Film on cancer experience a hit in China

A woman walks past a poster of Dying to Survive, which is en route to becoming one of China's highest-grossing films.
A woman walks past a poster of Dying to Survive, which is en route to becoming one of China's highest-grossing films. PHOTO: AFP

SHANGHAI • In 2002, Mr Lu Yong was told he could expect to live only three more years after he was diagnosed with chronic myelogenous leukaemia.

But there was hope.

Glivec, made by Swiss pharmaceutical giant Novartis, could stabilise his condition until he was able to get a potentially life-saving bone-marrow transplant.

But Glivec cost 24,000 yuan a bottle in China then.

An Indian generic version cost only 2,000 yuan so he began ordering it from abroad, increasing the volume over the years as other patients sought his help.

But the Indian drug was barred under Chinese rules and he was arrested in 2013.

Now, a movie called Dying To Survive, based on his experiences, is on course to become one of China's highest-grossing films.

Released on July 5, it surpassed even the first-week, box-office take of Wolf Warrior 2, a commando adventure that last year capitalised on rising patriotism to become China's highest-grossing movie ever.

Starring popular comic actor and director Xu Zheng as a character modelled after Mr Lu, the film uses black comedy to leaven the heavy subject matter.


In a rare U-turn, prosecutors in central Hunan province dropped Mr Lu's case after thousands of Chinese leukaemia patients signed an open letter urging his release.

Mr Lu, who said he never sought to profit from the scheme, was never charged.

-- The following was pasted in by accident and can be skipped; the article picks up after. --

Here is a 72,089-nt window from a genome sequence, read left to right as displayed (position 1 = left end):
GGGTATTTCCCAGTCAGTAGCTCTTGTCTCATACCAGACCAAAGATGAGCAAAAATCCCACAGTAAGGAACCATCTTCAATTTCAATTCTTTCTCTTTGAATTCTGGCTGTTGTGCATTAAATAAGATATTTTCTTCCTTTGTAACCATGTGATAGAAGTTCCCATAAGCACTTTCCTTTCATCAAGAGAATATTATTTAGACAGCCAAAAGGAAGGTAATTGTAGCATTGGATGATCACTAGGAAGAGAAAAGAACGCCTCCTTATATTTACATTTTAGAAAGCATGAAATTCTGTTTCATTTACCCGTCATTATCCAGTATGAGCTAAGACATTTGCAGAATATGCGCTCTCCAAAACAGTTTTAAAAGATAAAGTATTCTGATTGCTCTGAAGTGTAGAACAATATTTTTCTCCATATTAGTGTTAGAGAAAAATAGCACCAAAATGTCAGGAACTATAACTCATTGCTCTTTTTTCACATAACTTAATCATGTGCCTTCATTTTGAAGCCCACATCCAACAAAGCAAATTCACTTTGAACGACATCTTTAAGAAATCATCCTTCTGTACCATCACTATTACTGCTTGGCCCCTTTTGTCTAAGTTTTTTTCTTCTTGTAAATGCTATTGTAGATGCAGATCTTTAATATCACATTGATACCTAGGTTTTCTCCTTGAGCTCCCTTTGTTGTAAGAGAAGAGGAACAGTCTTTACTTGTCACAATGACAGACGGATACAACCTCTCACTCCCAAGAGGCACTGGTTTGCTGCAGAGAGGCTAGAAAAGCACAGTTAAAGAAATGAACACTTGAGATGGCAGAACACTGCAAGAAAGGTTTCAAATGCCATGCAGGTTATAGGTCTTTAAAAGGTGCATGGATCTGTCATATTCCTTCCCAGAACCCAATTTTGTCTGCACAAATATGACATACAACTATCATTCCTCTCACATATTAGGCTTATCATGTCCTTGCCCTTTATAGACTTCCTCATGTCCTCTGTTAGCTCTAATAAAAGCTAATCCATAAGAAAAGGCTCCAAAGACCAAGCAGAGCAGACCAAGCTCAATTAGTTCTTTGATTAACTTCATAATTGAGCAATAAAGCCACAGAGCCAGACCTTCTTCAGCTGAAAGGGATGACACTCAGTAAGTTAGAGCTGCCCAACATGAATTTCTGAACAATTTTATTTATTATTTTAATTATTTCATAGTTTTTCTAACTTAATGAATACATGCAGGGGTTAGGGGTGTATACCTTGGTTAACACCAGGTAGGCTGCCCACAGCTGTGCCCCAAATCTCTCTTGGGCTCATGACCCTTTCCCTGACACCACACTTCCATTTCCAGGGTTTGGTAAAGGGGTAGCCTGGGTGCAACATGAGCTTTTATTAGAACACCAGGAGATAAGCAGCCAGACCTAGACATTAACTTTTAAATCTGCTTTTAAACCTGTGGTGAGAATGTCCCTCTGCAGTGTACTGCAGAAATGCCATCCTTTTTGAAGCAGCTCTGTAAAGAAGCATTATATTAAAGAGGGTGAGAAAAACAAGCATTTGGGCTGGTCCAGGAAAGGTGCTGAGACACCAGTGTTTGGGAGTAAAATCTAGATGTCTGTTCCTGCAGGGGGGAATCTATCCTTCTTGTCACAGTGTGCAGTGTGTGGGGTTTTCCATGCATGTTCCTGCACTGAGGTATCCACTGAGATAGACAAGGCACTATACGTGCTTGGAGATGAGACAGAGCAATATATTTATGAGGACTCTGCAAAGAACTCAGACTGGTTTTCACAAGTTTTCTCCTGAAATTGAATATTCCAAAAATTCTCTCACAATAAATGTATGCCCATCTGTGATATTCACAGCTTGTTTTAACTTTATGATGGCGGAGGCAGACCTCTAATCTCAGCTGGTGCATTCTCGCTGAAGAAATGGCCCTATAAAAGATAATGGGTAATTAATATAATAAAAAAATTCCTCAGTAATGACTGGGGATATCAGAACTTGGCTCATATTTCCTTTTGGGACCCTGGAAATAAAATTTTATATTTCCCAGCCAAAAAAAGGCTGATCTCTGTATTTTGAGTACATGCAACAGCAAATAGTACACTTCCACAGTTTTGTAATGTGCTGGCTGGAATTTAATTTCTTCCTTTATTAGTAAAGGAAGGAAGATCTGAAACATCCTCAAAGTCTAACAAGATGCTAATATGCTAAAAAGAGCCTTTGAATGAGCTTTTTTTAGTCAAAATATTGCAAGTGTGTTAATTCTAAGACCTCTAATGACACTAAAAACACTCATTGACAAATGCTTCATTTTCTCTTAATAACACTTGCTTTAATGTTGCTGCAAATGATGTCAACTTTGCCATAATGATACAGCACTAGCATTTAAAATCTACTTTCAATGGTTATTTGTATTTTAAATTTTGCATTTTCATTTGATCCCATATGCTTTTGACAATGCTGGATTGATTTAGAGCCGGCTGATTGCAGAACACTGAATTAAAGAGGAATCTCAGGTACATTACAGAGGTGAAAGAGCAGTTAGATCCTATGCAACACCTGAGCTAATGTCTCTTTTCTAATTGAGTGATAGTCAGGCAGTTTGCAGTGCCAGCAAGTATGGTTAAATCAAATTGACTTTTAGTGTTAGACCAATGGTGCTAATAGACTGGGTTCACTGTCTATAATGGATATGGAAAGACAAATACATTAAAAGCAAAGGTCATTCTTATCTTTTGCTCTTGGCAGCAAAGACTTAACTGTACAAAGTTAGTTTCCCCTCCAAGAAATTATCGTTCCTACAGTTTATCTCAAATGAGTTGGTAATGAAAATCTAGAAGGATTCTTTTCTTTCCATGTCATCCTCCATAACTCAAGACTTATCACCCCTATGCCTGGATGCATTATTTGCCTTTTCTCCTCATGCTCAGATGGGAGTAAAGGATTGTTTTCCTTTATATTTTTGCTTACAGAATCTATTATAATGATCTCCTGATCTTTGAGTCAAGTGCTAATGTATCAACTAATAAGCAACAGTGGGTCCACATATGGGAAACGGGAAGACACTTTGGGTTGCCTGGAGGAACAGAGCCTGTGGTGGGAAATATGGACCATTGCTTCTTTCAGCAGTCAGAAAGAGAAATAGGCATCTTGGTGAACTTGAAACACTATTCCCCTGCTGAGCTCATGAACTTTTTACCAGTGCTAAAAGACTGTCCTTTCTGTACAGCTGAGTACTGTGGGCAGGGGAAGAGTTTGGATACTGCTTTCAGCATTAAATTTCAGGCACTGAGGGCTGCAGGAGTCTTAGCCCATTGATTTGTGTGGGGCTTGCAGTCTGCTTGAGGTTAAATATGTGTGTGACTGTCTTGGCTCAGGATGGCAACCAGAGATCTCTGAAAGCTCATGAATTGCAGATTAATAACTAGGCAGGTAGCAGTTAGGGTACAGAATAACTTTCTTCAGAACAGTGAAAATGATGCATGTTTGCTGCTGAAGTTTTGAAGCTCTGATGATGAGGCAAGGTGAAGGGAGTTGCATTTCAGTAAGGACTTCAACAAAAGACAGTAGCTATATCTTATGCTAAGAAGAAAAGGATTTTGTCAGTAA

"I know the pressure of being tortured by disease, so I never thought to make one cent," he said in his personal blog.

China's censors rarely green-light mass releases of films focusing on touchy subjects. But the key villain in Dying To Survive is the pharmaceutical industry and the authorities apparently saw the value of a movie that portrays the government as responsive on the issue.

The country announced earlier this year that it would lift tariffs on many cancer treatments and the buzz around the film's release has coincided with yet more change.

Mr Lu said: "Since the movie's release, it's become a sensation. To be able to push healthcare reform is an excellent thing."

He now runs a factory in eastern China making gloves and is still awaiting his transplant.

As of last Friday, the film had earned 2.04 billion yuan (S$417 million).

Wolf Warrior 2 netted 5.67 billion yuan in its 12-week cinema run.


A version of this article appeared in the print edition of The Straits Times on July 16, 2018, with the headline 'Film on cancer experience a hit in China'. Print Edition | Subscribe